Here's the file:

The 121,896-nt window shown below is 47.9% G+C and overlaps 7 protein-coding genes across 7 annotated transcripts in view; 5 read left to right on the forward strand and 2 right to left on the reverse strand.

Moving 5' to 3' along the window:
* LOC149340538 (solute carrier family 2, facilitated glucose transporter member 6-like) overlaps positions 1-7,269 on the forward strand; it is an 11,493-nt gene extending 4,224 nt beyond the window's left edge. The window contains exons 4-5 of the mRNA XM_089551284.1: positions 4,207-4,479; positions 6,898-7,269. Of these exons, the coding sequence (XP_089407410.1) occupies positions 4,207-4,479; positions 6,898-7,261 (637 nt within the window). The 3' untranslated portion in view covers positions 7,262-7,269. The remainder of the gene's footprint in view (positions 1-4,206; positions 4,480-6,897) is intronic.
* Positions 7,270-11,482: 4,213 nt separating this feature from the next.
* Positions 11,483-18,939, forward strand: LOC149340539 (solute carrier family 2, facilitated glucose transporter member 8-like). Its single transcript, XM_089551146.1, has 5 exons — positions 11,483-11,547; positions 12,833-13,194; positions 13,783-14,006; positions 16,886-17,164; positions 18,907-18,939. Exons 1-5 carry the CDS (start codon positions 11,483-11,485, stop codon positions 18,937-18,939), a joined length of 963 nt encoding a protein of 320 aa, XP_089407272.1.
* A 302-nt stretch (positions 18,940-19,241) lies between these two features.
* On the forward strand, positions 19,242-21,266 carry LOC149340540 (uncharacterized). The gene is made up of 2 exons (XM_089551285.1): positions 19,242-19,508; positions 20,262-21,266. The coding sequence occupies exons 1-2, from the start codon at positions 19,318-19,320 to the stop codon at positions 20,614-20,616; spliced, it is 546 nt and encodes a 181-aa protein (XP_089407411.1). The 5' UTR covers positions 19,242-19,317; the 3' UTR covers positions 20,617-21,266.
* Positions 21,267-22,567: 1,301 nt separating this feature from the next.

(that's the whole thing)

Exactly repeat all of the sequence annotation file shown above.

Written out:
The 121,896-nt window shown below is 47.9% G+C and overlaps 7 protein-coding genes across 7 annotated transcripts in view; 5 read left to right on the forward strand and 2 right to left on the reverse strand.

Moving 5' to 3' along the window:
* LOC149340538 (solute carrier family 2, facilitated glucose transporter member 6-like) overlaps positions 1-7,269 on the forward strand; it is an 11,493-nt gene extending 4,224 nt beyond the window's left edge. The window contains exons 4-5 of the mRNA XM_089551284.1: positions 4,207-4,479; positions 6,898-7,269. Of these exons, the coding sequence (XP_089407410.1) occupies positions 4,207-4,479; positions 6,898-7,261 (637 nt within the window). The 3' untranslated portion in view covers positions 7,262-7,269. The remainder of the gene's footprint in view (positions 1-4,206; positions 4,480-6,897) is intronic.
* Positions 7,270-11,482: 4,213 nt separating this feature from the next.
* Positions 11,483-18,939, forward strand: LOC149340539 (solute carrier family 2, facilitated glucose transporter member 8-like). Its single transcript, XM_089551146.1, has 5 exons — positions 11,483-11,547; positions 12,833-13,194; positions 13,783-14,006; positions 16,886-17,164; positions 18,907-18,939. Exons 1-5 carry the CDS (start codon positions 11,483-11,485, stop codon positions 18,937-18,939), a joined length of 963 nt encoding a protein of 320 aa, XP_089407272.1.
* A 302-nt stretch (positions 18,940-19,241) lies between these two features.
* On the forward strand, positions 19,242-21,266 carry LOC149340540 (uncharacterized). The gene is made up of 2 exons (XM_089551285.1): positions 19,242-19,508; positions 20,262-21,266. The coding sequence occupies exons 1-2, from the start codon at positions 19,318-19,320 to the stop codon at positions 20,614-20,616; spliced, it is 546 nt and encodes a 181-aa protein (XP_089407411.1). The 5' UTR covers positions 19,242-19,317; the 3' UTR covers positions 20,617-21,266.
* Positions 21,267-22,567: 1,301 nt separating this feature from the next.